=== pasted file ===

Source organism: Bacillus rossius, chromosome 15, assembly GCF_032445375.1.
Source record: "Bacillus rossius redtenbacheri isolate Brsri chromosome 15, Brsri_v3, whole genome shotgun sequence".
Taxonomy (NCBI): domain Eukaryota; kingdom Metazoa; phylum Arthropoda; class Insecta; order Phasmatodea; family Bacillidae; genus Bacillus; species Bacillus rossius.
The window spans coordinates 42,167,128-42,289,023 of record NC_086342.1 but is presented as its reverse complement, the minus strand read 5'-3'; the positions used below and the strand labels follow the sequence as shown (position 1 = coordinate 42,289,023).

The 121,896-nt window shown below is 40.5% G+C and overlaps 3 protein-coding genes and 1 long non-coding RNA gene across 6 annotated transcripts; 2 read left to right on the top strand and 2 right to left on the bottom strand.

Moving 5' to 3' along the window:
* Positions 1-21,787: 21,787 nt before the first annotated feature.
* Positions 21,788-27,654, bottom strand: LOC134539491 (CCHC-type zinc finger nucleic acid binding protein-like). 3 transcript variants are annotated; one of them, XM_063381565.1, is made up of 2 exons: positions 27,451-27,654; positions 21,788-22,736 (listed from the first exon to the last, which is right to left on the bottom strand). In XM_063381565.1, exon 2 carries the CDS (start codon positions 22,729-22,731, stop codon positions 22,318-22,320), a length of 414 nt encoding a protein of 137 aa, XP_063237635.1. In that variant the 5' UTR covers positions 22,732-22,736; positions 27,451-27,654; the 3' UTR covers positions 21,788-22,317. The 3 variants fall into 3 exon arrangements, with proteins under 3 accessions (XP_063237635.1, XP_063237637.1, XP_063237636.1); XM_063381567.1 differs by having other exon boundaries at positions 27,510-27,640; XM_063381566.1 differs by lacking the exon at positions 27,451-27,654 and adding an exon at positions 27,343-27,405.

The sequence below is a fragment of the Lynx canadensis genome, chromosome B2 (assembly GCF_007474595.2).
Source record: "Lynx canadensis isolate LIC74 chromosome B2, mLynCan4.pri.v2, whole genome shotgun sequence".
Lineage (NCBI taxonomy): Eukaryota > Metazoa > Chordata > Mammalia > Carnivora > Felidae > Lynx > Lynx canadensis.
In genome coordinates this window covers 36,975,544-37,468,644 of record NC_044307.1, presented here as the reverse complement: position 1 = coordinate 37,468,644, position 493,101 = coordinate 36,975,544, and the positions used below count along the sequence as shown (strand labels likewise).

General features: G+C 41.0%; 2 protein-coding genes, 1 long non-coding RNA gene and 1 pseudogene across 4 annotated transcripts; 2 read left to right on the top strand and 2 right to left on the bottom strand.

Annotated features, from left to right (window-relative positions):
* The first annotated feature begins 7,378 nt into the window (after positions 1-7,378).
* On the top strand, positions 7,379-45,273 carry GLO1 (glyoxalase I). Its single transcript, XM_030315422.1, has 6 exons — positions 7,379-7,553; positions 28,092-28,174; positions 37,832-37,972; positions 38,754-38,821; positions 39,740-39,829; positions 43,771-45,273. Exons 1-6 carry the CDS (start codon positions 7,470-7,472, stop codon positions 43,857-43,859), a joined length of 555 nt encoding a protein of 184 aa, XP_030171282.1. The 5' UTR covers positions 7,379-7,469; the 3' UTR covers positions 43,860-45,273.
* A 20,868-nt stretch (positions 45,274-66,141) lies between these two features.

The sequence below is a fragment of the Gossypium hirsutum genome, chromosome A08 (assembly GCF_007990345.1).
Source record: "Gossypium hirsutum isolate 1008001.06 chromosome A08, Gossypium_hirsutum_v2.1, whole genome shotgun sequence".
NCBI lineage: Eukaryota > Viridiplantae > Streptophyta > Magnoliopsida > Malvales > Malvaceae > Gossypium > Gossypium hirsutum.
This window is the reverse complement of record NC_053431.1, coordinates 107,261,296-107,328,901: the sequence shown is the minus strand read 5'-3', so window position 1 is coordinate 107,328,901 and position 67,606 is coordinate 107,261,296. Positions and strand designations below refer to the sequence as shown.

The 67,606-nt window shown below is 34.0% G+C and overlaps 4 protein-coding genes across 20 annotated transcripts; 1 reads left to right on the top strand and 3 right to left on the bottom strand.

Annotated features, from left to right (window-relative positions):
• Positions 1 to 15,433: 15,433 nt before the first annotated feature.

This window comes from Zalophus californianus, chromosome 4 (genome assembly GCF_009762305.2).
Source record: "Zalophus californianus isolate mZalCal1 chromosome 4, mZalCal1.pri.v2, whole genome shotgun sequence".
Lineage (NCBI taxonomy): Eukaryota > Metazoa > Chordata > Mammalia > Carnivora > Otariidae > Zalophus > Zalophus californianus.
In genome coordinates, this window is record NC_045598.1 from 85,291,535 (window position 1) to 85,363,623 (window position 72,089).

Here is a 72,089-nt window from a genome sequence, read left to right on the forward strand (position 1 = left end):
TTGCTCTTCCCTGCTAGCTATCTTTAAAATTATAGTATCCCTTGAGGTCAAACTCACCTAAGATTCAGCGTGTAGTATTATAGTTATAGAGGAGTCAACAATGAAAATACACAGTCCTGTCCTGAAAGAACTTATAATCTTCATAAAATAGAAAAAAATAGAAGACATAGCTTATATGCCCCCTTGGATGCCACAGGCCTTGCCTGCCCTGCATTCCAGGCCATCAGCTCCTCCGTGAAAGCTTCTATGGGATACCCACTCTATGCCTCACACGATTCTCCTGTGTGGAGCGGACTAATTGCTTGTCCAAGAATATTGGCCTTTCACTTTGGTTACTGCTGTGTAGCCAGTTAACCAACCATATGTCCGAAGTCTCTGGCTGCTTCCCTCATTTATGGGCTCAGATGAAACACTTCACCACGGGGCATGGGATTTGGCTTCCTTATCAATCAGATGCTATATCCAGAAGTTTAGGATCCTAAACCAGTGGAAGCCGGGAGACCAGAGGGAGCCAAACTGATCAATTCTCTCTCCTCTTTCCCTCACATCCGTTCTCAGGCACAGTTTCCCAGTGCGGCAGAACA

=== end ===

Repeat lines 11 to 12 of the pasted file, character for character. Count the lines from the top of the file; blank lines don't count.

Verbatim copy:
Lineage (NCBI taxonomy): Eukaryota > Metazoa > Chordata > Mammalia > Carnivora > Felidae > Lynx > Lynx canadensis.
In genome coordinates this window covers 36,975,544-37,468,644 of record NC_044307.1, presented here as the reverse complement: position 1 = coordinate 37,468,644, position 493,101 = coordinate 36,975,544, and the positions used below count along the sequence as shown (strand labels likewise).